If you’re looking for information on how to stop drinking alcohol, this post is going to be the opposite of what everybody else is telling you to do.
I haven’t drunk alcohol for 2 full years, and I did it without AA, willpower, or rehab. But, back in the day, I had a pretty bad drinking problem.
When you read this post, and you understand how to stop drinking alcohol the right way, the penny drops. You won’t need willpower, you won’t need meetings and you won’t need to “change the habit”.
At this point, you may believe that you need all of these things.
You may believe you need willpower. You may believe you have to attend meetings forever. And, you may believe you have to call yourself an alcoholic.
Some people are fine doing that, but I tried it and it didn’t work for me. I listened to what everybody else told me I should be doing for 10-years, and nothing worked.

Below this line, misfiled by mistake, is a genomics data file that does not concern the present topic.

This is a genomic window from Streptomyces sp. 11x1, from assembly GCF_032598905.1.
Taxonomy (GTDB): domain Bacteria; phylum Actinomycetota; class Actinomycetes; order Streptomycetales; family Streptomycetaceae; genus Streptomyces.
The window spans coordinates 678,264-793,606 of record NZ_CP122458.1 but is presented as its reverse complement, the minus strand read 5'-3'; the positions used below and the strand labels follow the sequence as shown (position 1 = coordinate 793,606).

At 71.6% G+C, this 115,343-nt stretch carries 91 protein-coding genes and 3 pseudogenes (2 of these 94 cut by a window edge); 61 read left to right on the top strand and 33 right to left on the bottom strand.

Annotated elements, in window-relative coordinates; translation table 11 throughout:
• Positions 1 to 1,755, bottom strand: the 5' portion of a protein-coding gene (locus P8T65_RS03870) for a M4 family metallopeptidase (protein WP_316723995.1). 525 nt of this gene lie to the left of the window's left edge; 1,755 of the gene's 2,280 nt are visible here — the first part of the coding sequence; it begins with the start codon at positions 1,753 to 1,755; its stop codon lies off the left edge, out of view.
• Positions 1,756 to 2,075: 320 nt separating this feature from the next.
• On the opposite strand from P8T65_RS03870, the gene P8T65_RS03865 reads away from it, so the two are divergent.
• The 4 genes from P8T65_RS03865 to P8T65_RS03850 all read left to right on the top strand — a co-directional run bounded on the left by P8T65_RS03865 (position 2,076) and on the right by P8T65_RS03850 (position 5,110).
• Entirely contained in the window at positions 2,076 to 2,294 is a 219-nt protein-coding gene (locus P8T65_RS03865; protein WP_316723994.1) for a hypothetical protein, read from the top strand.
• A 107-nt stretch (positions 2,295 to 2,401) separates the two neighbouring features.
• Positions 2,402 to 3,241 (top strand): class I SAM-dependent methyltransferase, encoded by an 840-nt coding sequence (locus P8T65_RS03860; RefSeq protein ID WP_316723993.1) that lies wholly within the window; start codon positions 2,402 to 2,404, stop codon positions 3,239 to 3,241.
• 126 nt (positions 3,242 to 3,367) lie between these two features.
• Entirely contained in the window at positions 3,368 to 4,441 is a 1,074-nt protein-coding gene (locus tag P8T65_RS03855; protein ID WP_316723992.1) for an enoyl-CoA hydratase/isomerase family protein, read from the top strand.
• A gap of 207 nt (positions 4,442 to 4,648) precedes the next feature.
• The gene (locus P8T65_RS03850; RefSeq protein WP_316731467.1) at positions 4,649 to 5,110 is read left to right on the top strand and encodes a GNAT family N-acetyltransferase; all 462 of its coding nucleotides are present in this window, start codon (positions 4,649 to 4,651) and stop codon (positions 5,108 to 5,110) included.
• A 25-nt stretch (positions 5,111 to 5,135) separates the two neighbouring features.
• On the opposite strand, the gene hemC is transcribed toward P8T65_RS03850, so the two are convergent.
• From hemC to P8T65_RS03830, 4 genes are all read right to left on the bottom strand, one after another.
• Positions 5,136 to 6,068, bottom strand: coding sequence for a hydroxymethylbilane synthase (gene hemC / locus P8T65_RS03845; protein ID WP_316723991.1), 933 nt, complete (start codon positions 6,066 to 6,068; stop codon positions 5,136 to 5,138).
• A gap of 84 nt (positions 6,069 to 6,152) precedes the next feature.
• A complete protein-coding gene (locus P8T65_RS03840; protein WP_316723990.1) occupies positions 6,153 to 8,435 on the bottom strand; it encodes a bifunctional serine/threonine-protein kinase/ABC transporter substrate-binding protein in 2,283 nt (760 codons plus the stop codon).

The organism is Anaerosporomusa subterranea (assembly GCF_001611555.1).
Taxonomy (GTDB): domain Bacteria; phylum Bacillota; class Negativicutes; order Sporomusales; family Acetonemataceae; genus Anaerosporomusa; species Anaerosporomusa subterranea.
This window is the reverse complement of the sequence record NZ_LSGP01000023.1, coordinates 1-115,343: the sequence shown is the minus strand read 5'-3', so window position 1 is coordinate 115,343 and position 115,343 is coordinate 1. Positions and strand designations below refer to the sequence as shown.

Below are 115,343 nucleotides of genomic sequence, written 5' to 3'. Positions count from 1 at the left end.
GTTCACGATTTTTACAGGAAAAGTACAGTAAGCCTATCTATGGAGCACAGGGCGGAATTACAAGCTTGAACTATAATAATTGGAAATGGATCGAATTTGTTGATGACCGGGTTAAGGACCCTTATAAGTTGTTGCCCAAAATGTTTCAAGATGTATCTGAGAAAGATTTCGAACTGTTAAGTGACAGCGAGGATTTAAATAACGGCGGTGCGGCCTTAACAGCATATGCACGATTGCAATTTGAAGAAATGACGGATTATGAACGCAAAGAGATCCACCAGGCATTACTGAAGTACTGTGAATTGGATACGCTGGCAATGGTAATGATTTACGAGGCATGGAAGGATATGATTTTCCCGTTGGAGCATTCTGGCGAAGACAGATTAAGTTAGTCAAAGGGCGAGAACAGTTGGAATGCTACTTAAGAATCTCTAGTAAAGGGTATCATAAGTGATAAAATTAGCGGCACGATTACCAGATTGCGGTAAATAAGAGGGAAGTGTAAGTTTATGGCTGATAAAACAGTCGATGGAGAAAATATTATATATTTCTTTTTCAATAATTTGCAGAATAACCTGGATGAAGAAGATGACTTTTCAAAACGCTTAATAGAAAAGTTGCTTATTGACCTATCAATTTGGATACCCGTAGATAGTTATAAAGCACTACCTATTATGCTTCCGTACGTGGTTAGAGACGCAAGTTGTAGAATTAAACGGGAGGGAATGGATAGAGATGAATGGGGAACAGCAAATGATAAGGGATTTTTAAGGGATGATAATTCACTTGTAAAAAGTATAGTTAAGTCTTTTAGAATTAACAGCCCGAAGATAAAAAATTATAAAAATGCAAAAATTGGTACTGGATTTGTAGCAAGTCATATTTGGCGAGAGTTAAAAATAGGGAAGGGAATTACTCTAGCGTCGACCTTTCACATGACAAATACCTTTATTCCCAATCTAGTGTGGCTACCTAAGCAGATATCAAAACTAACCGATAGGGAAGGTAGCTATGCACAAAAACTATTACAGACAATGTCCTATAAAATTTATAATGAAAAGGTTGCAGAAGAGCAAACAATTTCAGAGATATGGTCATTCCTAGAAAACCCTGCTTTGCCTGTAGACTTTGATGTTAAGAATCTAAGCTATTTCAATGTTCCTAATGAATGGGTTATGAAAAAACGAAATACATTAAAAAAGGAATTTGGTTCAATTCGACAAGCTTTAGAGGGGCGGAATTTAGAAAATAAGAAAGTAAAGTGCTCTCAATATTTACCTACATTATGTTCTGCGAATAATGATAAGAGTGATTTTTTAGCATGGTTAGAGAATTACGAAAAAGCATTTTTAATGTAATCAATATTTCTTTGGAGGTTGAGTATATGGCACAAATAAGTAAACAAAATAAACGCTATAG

Sure, it might have lasted for varying degrees of time – but I always felt like I was missing out. I was sober but miserable.
There is another way. And, it starts with reading this blog post in full.
We’re going to break down a number of things that will help you shift your mindset when you are thinking about how to stop drinking alcohol.
It starts with using First Principles Thinking. It’s the key to breaking free from the misery.
So, let’s get stuck in and look at how to stop drinking alcohol in 3 simple steps.
Ignore Everybody Else – They’re Under a Giant Illusion